By Randall Osborne
BRUSSELS, Belgium — Relieved at having completed the second annual European Biotechnology Congress without a disruptive incident, the secretary general of the sponsoring group said he anticipates the day when Europe's growing industry overcomes political opposition and surges ahead in the world market.
"We expected [a terrorist act], absolutely," said Anthony Arke, secretary general of the European Association for Bioindustries, which sponsored the meeting, also known as EuropaBio '98.
The group received "several tips" that some kind of terroristic event would occur, Arke said. Tight but unobtrusive security at the conference included undercover police.
At last year's conference, Greenpeace dumped two tons of soy in front of the building where the event was held, as a protest against genetically modified organisms (GMOs) in crop production. Arke said Greenpeace has "taken Europe as its action field, that's very clear."
This time, Arke said, he worried about a less peaceful demonstration. Animal liberation activists have been particularly aggressive in Belgium, going so far as to burn down buildings, he said. With 550 registrants, the congress doubled in size over last year.
The only hint of action against EuropaBio came in the U.S., in the form of a pie-throwing attack in San Francisco on Robert Shapiro, chairman and CEO of St. Louis-based Monsanto Co. He had been scheduled to speak at the Brussels conference but did not appear, Arke said.
The Biotic Baking Brigade, a Belgian activist group that previously has targeted Microsoft Corp. magnate Bill Gates, reportedly claimed responsibility for the attack on Shapiro, which was carried out with a tofu cream pie meant to represent Monsanto's genetically modified soybean crops.
Arke, asked whether the attack on Shapiro was intended to send a message to the EuropaBio conference, said, "I think so."
Activists have found a good climate in Europe for fomenting outrage against GMOs, about which consumers in the U.S. have not proven very concerned, Arke said.
"We have a very special food culture in Europe," he said. "It's a part of [people's] lives, enjoying their lives." The anti-biotechnology factions used the climate to its advantage by claiming to the public that agricultural scientists were "putting genes into your food," Arke said.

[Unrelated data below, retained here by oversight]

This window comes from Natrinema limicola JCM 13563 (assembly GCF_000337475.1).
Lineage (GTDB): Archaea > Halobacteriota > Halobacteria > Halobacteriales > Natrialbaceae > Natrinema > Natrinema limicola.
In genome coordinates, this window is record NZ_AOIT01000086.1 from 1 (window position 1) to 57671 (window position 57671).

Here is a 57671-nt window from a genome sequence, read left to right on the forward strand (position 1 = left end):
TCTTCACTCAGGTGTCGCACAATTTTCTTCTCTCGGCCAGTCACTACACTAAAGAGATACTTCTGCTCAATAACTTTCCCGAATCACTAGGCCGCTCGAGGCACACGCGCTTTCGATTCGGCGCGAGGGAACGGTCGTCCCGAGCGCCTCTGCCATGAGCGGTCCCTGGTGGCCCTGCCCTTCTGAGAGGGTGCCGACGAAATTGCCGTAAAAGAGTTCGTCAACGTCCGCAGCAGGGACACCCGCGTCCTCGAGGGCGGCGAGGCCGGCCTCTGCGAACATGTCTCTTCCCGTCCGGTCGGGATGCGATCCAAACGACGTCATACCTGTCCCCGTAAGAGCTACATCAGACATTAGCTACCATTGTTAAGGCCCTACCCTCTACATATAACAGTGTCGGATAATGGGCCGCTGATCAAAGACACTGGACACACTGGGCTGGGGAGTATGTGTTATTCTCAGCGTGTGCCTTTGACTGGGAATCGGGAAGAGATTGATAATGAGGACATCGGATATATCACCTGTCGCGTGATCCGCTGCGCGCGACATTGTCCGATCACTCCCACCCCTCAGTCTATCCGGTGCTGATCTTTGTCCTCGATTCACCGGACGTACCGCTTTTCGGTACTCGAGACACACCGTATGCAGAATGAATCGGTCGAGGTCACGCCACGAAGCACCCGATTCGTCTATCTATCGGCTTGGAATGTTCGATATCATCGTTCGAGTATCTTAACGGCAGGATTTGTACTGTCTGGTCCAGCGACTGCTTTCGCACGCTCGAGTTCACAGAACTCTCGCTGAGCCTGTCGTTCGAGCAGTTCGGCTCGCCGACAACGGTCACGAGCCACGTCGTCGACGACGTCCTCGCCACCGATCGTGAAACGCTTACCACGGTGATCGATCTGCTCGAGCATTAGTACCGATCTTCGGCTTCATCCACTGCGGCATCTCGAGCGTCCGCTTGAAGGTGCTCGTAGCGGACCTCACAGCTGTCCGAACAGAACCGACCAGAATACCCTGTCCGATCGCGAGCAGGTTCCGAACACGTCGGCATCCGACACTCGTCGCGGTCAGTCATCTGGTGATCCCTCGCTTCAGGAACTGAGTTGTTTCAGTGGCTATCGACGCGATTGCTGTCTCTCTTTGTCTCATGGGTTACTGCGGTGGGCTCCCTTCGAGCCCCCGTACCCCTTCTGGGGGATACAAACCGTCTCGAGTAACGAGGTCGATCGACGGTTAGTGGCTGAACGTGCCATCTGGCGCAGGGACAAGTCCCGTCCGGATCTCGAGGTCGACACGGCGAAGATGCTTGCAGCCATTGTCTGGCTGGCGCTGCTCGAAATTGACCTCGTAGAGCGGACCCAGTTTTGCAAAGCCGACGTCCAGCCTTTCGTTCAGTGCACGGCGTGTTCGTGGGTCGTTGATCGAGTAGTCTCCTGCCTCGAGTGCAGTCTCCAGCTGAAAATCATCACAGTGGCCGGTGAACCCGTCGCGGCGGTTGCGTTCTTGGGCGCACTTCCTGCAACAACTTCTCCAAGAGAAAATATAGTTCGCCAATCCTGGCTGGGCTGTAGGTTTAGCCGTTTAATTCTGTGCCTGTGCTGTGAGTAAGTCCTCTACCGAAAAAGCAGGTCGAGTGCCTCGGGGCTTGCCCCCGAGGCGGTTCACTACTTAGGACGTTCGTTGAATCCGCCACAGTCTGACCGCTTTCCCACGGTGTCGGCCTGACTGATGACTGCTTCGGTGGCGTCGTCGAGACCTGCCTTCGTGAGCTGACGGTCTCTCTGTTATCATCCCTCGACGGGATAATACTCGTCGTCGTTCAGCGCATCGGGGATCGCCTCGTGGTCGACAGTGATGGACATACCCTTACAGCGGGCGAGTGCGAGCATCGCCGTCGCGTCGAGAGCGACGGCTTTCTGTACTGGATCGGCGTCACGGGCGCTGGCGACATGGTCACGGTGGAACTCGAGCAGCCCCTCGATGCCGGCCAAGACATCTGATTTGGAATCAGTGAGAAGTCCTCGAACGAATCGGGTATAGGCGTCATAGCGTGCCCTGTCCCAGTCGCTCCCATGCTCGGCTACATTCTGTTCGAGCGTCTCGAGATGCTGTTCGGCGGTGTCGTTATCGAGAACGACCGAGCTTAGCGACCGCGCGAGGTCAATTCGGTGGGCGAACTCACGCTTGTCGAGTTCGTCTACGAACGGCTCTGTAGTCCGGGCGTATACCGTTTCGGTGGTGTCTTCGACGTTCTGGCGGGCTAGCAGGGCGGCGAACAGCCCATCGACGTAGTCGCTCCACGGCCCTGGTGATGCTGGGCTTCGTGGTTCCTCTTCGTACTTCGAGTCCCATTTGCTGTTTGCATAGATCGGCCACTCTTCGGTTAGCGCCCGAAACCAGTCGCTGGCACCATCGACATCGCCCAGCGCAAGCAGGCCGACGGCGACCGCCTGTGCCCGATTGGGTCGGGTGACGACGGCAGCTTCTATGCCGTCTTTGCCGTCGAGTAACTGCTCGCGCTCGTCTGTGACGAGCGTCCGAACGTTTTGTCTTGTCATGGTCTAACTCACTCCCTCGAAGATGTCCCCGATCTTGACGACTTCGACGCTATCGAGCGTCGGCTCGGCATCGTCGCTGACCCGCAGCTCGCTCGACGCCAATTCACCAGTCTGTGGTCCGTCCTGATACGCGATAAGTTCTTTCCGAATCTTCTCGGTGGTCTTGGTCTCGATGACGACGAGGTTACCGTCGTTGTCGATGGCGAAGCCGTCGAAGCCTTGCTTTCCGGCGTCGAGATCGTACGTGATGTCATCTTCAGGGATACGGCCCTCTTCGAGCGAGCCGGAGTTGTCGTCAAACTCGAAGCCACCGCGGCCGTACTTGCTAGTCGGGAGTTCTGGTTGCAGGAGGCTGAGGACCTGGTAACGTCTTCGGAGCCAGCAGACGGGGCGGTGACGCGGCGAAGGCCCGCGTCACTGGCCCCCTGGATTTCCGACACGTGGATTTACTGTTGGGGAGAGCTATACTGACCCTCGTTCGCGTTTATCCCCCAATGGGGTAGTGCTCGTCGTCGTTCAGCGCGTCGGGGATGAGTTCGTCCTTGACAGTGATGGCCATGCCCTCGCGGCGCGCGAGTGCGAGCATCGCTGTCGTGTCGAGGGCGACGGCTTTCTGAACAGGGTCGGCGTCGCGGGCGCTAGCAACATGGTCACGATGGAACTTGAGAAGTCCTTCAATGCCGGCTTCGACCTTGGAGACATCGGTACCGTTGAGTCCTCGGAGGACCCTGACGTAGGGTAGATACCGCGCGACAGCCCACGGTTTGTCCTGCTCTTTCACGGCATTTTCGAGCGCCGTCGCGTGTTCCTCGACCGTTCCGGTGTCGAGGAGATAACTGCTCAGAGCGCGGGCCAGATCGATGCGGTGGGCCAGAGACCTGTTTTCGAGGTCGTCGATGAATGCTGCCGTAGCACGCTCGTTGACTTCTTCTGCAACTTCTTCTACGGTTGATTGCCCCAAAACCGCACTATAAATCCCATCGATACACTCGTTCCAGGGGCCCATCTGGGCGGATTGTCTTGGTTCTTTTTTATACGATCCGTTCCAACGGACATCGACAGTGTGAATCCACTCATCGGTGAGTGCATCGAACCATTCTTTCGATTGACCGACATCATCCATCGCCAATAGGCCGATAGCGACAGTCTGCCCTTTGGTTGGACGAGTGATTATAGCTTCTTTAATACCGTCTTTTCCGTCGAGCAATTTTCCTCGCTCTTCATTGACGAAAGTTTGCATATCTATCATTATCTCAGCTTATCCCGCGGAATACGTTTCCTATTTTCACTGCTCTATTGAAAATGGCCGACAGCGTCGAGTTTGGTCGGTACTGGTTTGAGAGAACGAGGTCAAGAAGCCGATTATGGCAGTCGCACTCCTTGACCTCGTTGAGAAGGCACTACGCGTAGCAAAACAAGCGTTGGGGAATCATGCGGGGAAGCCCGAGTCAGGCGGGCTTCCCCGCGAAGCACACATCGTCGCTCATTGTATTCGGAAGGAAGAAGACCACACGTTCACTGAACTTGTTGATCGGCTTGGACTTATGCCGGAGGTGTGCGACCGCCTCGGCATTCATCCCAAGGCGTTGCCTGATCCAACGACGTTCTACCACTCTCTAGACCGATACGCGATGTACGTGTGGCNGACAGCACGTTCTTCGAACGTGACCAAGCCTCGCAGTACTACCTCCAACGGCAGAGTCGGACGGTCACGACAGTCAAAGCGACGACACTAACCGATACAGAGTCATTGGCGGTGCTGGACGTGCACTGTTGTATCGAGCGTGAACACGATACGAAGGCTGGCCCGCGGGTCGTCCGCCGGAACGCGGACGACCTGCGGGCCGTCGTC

Now, the issue has become political and psychological, he added. "Politics is fueled by the most nonsensical arguments," Arke said. "We have a problem."
However, if the industry can explain its research in down-to-earth language, the public's skepticism can be quelled, Arke said. "Consumers are really not that interested, as long as the quality of the product is the same," he said. Research on labeling has proven as much, he added.
Europe's diversity has led to some conflict on the pharmaceutical side, but those are being ironed out, Arke said.
"We have 16 different cultures," he said. "You have to understand that a bar of chocolate, same brand, same bar, tastes different in Denmark than in Greece - and that's only taste. A Danish person will really react differently to certain situations than a Greek, for example. The differences between south and north are enormous."
Europe is struggling with "ethical issues, like cloning and transgenic animals — one country has accepted it, the other country has not," he said. "But health care [biotechnology] is not that much of a problem."
The first successful agricultural product with wide consumer appeal will end the confused political opposition, Arke predicted — and will open the biotechnology floodgates.
"Europe has the best scientists and the best universities in the world, and there is enough money here to develop biotechnology," he said. "The only [obstacle] is public acceptance."
If the industry can win the public's approval, Arke said, "then we have it all, and nobody else in the world can say that." *